Some interesting stories from Colorado right now, where the supermarkets are not allowed to sell beer above 3.2% (by weight, not volume). This sounds like the watered down versions of beers you can find in Swedish supermarkets, which I can assure you is pretty bland stuff.
They used to sell some of the 3.2 beer on Sundays, but not any longer. The reason is that the liquor stores throughout the state are now allowed to open on Sundays, and they sell real beer.
This is, of course, a cosy arrangement for the liquor stores. There are about 1650 of them, and, they are, apparently, independent businesses, while the supermarkets tend to be franchises.
To make this more complicated, some of the craft brewers have teamed up with the liquor stores to argue that the present system gives the consumers a better choice.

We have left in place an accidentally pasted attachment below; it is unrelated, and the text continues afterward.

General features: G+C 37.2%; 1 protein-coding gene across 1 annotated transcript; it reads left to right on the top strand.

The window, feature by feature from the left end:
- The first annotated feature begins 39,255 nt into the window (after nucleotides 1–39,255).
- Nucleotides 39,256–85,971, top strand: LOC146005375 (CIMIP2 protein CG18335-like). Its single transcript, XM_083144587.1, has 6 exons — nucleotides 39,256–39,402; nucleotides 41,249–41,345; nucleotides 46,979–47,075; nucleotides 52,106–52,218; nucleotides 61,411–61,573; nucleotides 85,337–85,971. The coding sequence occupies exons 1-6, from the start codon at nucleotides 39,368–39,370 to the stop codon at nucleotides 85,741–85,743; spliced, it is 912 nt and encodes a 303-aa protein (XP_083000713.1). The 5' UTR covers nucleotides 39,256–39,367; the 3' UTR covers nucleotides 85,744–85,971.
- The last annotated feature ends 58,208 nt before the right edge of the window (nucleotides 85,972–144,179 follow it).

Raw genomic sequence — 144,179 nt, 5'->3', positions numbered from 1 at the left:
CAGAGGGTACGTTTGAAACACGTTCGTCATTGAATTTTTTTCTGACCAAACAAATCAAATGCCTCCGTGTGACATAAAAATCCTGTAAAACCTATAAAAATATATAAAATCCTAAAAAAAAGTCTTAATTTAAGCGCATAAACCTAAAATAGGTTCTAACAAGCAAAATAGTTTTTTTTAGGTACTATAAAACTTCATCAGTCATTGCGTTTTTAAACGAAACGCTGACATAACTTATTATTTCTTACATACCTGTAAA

According to the Associated Press, Brewers say beer selection could suffer if corporate buyers, rather than independent owners, are deciding which brands end up on the shelves.
Eric Wallace, president of Left Hand Brewery in Longmont and head of the Colorado Brewers Guild, said Colorado’s network of 1,650 independent liquor stores has helped foster what he said is the nation’s highest concentration of craft brewers.
The present system sounds fine in principle, but when you give a certain segment of the market a monopoly, you open for lots of interesting deals behind the scenes. What if someone opens a liquor store next door to a supermarket, maybe in the same building? Maybe someone makes sure that they pay a low rent to establish themselves where they will draw traffic to the other shops in the building or area?
I’m sorry, but at the end of the day, free markets where everyone competes on the same terms and a freedom of choice for consumers is the only viable option. And I think the best of the Colorado craft brewers will be doing just fine out in the market, even if it’s cold out there…